R ‧ Psychological Drama ‧ 1 H 57 M
Written by Samuel D. Hunter
Directed by Darren Aronofsky
Brendan Fraser, Sadie Sink, Hong Chau, Ty Simpkins, and Samantha Morton.
(In their own words) From Darren Aronofsky comes The Whale, the story of a reclusive English teacher living with severe obesity who attempts to reconnect with his estranged teenage daughter for one last chance at redemption. Starring Brendan Fraser and based on the acclaimed play by Samuel D. Hunter
WHAT SHOULD YOU KNOW ABOUT THIS
- It’s adapted from a play.
- There’s a lot of criticism about the film right now because some people are claiming it is “fatphobic” due to its depiction of the over 600 lbs English teacher. So perhaps a trigger warning for this for people who have or are dealing with issues around weight and food.
- The film premiered at the Venice International Film Festival.
- Brendon Fraser has already been nominated for a Golden Globe and Critics Choice Award for his performance.
- Most of the film is shot in 4:3 ratio, which is what pre-wide screen televisions were.
The BEST things about the film
- The writing. Just great writing. The dialogue, it’s grounded, it’s honest, and draws you into the story.
- Brendon Fraser’s performance is magnificent. Definitely Oscar worthy.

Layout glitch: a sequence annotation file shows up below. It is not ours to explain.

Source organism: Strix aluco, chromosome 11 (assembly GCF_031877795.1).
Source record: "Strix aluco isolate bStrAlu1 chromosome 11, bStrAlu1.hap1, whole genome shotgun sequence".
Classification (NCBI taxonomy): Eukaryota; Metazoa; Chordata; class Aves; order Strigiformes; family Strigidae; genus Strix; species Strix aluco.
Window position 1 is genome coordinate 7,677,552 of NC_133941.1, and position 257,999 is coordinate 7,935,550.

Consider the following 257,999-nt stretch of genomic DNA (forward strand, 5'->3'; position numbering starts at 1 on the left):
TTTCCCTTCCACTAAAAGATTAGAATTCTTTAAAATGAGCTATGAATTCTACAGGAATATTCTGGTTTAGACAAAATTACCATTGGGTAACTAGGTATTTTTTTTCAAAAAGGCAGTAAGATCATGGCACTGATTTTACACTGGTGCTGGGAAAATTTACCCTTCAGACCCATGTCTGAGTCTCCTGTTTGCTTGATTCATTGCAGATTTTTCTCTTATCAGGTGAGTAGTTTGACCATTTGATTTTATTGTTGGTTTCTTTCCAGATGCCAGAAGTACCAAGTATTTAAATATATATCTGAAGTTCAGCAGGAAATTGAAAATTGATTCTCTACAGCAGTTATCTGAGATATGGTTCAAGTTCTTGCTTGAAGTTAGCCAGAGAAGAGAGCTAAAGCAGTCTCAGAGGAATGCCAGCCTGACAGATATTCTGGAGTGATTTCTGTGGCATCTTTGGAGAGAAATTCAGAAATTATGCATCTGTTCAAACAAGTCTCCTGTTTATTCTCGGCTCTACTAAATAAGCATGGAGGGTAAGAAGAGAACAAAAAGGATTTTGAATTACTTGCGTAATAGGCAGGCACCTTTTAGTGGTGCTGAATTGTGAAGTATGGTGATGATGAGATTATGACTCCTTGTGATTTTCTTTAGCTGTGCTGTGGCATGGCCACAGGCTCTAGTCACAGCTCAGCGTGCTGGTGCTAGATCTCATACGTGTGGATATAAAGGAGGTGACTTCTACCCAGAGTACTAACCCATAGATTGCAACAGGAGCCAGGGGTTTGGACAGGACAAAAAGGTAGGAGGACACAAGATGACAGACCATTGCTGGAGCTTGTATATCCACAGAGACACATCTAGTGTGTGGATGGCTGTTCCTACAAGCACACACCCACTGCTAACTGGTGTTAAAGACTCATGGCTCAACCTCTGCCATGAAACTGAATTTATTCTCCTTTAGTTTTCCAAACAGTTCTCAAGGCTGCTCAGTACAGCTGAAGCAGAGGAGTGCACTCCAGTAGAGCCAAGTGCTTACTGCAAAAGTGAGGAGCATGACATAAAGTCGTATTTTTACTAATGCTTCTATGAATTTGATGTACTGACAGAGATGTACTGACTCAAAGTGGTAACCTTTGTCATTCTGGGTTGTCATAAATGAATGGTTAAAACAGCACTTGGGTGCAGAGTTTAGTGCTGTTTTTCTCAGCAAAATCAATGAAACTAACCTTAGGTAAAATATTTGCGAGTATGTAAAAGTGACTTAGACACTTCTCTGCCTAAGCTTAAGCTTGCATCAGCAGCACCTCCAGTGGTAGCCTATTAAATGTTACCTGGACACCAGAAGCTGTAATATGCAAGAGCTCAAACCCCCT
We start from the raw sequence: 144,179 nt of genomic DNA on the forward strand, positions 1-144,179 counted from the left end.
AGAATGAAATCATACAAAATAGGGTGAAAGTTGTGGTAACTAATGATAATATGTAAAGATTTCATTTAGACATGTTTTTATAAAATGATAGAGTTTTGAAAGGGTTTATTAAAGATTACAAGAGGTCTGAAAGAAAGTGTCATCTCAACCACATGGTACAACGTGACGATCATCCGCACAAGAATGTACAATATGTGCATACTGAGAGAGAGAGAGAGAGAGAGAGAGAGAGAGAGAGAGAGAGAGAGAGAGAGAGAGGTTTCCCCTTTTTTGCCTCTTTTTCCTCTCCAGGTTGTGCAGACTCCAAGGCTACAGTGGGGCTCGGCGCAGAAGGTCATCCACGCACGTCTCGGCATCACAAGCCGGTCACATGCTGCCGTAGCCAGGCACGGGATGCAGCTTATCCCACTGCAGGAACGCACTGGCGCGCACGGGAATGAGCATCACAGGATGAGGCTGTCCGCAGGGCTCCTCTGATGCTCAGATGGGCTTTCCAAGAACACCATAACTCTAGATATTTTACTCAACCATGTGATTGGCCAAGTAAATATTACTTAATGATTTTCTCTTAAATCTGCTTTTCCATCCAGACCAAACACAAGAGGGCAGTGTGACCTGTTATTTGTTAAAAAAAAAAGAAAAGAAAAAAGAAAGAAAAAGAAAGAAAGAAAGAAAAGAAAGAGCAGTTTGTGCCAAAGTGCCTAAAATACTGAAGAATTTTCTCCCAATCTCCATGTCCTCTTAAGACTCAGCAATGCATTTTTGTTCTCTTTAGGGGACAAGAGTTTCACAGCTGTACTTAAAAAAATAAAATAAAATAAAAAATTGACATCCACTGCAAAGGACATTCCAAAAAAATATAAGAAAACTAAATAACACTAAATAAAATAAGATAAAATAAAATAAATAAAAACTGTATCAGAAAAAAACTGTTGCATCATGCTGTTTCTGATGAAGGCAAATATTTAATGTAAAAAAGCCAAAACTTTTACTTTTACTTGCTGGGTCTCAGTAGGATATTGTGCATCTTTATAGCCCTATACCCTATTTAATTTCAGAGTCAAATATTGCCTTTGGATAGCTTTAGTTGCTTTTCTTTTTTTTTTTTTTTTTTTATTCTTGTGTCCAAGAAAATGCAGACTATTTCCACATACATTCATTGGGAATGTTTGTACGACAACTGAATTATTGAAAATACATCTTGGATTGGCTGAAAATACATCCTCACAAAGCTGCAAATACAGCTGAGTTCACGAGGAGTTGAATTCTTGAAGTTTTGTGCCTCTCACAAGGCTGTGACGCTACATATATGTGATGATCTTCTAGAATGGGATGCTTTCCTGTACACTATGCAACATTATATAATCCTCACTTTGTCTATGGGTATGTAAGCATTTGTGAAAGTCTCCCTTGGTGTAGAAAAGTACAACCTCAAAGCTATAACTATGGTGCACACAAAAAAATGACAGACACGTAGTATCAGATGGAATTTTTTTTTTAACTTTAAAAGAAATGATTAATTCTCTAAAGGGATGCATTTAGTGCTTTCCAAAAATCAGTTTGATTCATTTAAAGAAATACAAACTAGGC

- It’s impactful. Both myself and my guest were moved to tears.
- It’s honest. From the writing to the acting, the whole film feels very honest. It’s even a theme of the film.
The WORST things about the Film
- Its single location makes it feel like a play, in that the story isn’t a grand story. Often people want movies to change locations a lot. This just isn’t that kind of story.
- It can be hard to watch, but I think that is part of the point. It’s hard because you empathize with how hard of a time the main character, Charlie, is going through. I’ve myself had a complicated and difficult relationship with food. The story hit home in many, many ways.
I feel like many of the complaints about the fatphobia in the film are coming from many people who don’t suffer from weight issues. They are accusing the film of making someone feel bad for being fat. This film isn’t just about him being overweight, at 600 lbs he’s not just needing to lose weight. The character in the film is someone who has suffered severe emotional trauma that he needs to cope with. He’s not dealing well with it. This is closer to a mental health issue than a body issue. In some ways, I feel like the fatphobia comments are being misdirected by some people who themselves may have it.
IS IT REWATCHABLE
Certainly for the performances and the writing. It’s not necessarily a pleasant film. It will likely be one I reference to people quite a bit.
THE FINAL WORD
The Whale is a wonderfully written, emotional, and moving tale starring Brandan Fraser, who deserves an Oscar for his performance in this film. Adapted from the play, restrained to mostly one setting, and then presented in mostly 4:3 aspect ratio, the cinematography gives you the feeling of being trapped, as is the main character, Charlie. While much of the film is dealing with Charlie’s 600+ lb weight health related issues, it is really more about the mental health issues that manifested in his size. The weight holding Charlie down is the emotional baggage from his past, something we can all connect with.
My 3L system gives me the choice to Love It, Like It, or Lose It.
I am a sucker for a film that combines incredible acting with great writing. For this, The Whale gets a Love It.
THE MEME REVIEW